The world population was left in an extremely fragile state, after two years of intense struggle due to the global COVID-19 pandemic and the crisis that followed while the violent impacts of climate change are becoming dreadfully frequent. Therefore, it is clear that the Russo-Ukraine war came in an extremely stressful period, further eroding the capacity of people and governments to cope with a crisis. “A shock of this magnitude would have been a significant challenge no matter the timing; now, it is of historic, century-defining proportions” (United Nations, 2022).

 

Sources:

Agence France-Presse. (2022, July 5). Russia’s invasion of Ukraine disrupts global wheat market, raises hunger fears. Firstpost. Retrieved on 7 July 2022 from https://www.firstpost.com/world/russias-invasion-of-ukraine-disrupts-global-wheat-market-raises-hunger-fears-10871451.html

Elliott, L. (2022, April 26). Ukraine war “will mean high food and energy prices for three years.” The Guardian. Retrieved on 7 July 2022 from https://www.theguardian.com/business/2022/apr/26/ukraine-war-food-energy-prices-world-bank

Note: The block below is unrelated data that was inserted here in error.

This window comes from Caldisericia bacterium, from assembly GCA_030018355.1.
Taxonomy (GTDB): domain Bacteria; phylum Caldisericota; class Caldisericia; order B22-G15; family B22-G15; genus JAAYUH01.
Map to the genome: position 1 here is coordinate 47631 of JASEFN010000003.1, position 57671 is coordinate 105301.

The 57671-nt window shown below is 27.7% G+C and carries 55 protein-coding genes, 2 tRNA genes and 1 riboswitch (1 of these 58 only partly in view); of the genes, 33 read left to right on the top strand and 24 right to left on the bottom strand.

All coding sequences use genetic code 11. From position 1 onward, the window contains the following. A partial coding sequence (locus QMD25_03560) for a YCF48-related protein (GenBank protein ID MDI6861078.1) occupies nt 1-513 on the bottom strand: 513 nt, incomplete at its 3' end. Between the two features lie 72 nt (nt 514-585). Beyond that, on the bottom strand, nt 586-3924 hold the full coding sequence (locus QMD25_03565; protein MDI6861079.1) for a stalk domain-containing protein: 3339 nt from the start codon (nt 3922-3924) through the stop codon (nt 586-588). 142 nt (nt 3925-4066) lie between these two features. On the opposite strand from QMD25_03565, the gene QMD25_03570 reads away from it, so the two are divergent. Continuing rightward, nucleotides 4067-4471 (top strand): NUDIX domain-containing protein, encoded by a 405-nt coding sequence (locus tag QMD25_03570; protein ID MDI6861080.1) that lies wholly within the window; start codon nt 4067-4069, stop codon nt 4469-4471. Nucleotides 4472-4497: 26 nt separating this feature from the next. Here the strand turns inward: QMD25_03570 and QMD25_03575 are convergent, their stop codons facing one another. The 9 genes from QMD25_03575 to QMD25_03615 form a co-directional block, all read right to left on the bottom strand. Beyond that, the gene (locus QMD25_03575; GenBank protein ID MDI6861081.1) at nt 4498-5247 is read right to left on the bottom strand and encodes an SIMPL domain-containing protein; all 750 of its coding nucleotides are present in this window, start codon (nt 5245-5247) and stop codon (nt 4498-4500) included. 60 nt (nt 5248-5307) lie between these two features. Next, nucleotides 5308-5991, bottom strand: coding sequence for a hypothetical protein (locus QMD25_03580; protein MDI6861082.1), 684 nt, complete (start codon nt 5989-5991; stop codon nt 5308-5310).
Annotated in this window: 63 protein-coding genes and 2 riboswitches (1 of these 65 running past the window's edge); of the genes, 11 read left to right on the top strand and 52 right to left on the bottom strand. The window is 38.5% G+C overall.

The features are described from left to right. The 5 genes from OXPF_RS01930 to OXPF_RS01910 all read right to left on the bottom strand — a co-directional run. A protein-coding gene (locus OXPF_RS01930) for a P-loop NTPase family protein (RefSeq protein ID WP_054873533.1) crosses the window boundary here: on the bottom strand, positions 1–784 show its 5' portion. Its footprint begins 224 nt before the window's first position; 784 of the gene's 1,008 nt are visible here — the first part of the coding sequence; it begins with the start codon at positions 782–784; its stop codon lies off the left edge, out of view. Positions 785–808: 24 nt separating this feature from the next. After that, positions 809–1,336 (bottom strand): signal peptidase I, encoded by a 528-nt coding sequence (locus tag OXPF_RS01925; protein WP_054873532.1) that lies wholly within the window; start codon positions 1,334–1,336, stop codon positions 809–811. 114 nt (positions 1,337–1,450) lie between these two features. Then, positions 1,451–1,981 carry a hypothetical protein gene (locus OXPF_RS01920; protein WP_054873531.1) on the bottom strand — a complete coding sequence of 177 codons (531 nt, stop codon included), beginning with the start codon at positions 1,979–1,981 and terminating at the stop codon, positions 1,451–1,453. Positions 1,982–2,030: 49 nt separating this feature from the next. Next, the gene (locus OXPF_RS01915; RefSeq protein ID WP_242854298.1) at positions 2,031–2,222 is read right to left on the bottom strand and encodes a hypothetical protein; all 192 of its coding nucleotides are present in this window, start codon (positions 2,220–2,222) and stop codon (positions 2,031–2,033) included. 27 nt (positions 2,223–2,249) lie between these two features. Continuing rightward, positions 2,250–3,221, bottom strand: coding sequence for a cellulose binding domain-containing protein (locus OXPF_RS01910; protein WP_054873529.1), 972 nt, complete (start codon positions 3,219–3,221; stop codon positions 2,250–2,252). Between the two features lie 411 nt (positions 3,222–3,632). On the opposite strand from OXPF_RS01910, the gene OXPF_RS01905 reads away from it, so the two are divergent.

Nuttall, P. (2022, June 21). Drought pulls Europe’s farmers to the front line of a drying world. The New Statesman. Retrieved on 7 July 2022 from https://www.newstatesman.com/environment/food-farming/2022/06/world-drought-europes-farmers-heatwaves-climate

United Nations. (2022, June 8). Global impact of the war in Ukraine: Billions of people face the greatest cost-of-living crisis in a generation (Brief N. 2). United Nations. Retrieved from https://www.unep.org/resources/publication/global-impact-war-ukraine-billions-people-face-greatest-cost-living-crisis